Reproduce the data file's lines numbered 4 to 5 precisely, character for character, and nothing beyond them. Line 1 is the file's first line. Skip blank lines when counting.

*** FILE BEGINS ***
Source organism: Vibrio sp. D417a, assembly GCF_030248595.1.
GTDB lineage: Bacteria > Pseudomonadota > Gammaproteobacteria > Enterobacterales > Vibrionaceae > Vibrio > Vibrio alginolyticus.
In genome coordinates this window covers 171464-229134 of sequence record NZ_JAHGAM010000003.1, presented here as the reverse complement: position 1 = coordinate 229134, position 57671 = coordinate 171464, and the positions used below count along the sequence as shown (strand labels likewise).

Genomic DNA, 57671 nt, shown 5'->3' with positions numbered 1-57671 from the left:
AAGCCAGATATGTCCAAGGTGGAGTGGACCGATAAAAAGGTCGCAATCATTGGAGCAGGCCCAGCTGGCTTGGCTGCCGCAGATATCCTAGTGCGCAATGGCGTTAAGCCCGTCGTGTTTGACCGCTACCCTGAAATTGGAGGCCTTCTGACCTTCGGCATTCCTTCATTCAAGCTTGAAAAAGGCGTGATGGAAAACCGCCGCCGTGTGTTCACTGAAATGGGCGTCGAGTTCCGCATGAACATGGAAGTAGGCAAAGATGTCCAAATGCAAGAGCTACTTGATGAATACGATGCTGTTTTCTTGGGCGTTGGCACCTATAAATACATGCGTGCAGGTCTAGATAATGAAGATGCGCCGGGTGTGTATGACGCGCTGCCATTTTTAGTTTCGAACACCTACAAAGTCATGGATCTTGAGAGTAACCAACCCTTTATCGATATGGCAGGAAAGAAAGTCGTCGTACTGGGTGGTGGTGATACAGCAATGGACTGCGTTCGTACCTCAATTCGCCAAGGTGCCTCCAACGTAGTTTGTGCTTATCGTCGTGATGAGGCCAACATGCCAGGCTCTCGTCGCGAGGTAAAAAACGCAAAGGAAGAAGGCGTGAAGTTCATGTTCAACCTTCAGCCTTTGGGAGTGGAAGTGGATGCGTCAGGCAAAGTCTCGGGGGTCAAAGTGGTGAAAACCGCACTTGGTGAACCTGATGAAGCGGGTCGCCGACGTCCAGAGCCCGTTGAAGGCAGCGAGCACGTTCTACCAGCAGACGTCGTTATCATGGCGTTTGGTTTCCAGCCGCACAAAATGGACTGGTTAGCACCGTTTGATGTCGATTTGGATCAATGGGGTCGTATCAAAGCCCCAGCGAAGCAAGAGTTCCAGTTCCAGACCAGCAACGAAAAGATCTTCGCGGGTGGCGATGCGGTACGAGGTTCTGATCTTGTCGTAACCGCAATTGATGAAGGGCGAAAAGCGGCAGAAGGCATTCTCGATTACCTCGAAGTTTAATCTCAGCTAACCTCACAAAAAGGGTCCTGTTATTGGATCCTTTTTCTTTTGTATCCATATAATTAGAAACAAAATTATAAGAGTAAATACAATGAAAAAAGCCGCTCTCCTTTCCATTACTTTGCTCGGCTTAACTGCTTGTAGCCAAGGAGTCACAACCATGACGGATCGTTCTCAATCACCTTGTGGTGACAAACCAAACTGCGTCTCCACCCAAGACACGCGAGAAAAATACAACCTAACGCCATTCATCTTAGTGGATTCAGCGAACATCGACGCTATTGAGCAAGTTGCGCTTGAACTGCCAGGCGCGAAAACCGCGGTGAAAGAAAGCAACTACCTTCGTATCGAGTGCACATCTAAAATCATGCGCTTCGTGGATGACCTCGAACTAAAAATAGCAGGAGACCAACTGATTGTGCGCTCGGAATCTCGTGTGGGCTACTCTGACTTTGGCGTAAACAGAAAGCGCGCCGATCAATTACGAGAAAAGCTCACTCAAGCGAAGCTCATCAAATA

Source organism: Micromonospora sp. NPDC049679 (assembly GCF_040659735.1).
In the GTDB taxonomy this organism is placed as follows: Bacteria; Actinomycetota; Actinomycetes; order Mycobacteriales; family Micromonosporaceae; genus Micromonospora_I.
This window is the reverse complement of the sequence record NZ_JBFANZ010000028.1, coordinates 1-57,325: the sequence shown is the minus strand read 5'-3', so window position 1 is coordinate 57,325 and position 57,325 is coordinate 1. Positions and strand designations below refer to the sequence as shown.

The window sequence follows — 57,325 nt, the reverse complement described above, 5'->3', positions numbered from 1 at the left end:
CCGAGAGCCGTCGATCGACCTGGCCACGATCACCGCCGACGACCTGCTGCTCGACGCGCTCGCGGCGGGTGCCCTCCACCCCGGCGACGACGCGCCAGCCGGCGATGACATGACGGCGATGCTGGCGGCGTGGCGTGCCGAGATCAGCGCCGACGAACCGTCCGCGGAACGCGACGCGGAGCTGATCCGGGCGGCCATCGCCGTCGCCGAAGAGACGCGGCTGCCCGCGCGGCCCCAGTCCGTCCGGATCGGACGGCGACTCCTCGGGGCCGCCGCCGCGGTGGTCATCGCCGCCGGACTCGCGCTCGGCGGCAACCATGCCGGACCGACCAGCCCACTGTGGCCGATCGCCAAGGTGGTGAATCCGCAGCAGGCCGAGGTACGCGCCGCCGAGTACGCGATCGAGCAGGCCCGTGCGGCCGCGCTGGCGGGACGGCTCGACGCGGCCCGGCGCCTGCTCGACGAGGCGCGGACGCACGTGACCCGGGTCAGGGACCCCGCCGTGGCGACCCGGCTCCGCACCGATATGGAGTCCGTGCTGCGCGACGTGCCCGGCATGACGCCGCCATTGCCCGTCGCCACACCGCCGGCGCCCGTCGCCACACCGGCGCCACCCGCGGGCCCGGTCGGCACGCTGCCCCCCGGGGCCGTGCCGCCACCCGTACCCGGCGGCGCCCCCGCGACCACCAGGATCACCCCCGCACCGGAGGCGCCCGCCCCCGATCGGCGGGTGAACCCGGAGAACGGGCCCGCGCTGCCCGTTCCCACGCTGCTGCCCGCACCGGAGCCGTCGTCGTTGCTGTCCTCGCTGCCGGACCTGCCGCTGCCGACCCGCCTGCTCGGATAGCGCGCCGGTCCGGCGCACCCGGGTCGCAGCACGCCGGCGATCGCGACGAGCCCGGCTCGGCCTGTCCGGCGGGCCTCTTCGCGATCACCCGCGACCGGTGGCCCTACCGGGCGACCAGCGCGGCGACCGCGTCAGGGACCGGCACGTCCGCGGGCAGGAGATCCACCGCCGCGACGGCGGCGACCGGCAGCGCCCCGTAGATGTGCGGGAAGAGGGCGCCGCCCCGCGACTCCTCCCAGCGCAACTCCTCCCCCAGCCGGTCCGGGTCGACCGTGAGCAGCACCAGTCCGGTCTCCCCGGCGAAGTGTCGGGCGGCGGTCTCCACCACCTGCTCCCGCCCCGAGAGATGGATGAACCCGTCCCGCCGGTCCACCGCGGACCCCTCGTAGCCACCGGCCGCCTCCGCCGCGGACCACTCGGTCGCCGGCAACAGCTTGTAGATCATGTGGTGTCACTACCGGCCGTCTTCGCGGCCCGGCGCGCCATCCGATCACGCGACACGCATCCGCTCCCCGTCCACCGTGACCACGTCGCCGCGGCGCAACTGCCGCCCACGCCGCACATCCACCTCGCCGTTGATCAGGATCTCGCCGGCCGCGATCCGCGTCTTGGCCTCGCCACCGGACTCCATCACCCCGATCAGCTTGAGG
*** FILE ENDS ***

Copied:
Genomic DNA, 57671 nt, shown 5'->3' with positions numbered 1-57671 from the left:
AAGCCAGATATGTCCAAGGTGGAGTGGACCGATAAAAAGGTCGCAATCATTGGAGCAGGCCCAGCTGGCTTGGCTGCCGCAGATATCCTAGTGCGCAATGGCGTTAAGCCCGTCGTGTTTGACCGCTACCCTGAAATTGGAGGCCTTCTGACCTTCGGCATTCCTTCATTCAAGCTTGAAAAAGGCGTGATGGAAAACCGCCGCCGTGTGTTCACTGAAATGGGCGTCGAGTTCCGCATGAACATGGAAGTAGGCAAAGATGTCCAAATGCAAGAGCTACTTGATGAATACGATGCTGTTTTCTTGGGCGTTGGCACCTATAAATACATGCGTGCAGGTCTAGATAATGAAGATGCGCCGGGTGTGTATGACGCGCTGCCATTTTTAGTTTCGAACACCTACAAAGTCATGGATCTTGAGAGTAACCAACCCTTTATCGATATGGCAGGAAAGAAAGTCGTCGTACTGGGTGGTGGTGATACAGCAATGGACTGCGTTCGTACCTCAATTCGCCAAGGTGCCTCCAACGTAGTTTGTGCTTATCGTCGTGATGAGGCCAACATGCCAGGCTCTCGTCGCGAGGTAAAAAACGCAAAGGAAGAAGGCGTGAAGTTCATGTTCAACCTTCAGCCTTTGGGAGTGGAAGTGGATGCGTCAGGCAAAGTCTCGGGGGTCAAAGTGGTGAAAACCGCACTTGGTGAACCTGATGAAGCGGGTCGCCGACGTCCAGAGCCCGTTGAAGGCAGCGAGCACGTTCTACCAGCAGACGTCGTTATCATGGCGTTTGGTTTCCAGCCGCACAAAATGGACTGGTTAGCACCGTTTGATGTCGATTTGGATCAATGGGGTCGTATCAAAGCCCCAGCGAAGCAAGAGTTCCAGTTCCAGACCAGCAACGAAAAGATCTTCGCGGGTGGCGATGCGGTACGAGGTTCTGATCTTGTCGTAACCGCAATTGATGAAGGGCGAAAAGCGGCAGAAGGCATTCTCGATTACCTCGAAGTTTAATCTCAGCTAACCTCACAAAAAGGGTCCTGTTATTGGATCCTTTTTCTTTTGTATCCATATAATTAGAAACAAAATTATAAGAGTAAATACAATGAAAAAAGCCGCTCTCCTTTCCATTACTTTGCTCGGCTTAACTGCTTGTAGCCAAGGAGTCACAACCATGACGGATCGTTCTCAATCACCTTGTGGTGACAAACCAAACTGCGTCTCCACCCAAGACACGCGAGAAAAATACAACCTAACGCCATTCATCTTAGTGGATTCAGCGAACATCGACGCTATTGAGCAAGTTGCGCTTGAACTGCCAGGCGCGAAAACCGCGGTGAAAGAAAGCAACTACCTTCGTATCGAGTGCACATCTAAAATCATGCGCTTCGTGGATGACCTCGAACTAAAAATAGCAGGAGACCAACTGATTGTGCGCTCGGAATCTCGTGTGGGCTACTCTGACTTTGGCGTAAACAGAAAGCGCGCCGATCAATTACGAGAAAAGCTCACTCAAGCGAAGCTCATCAAATA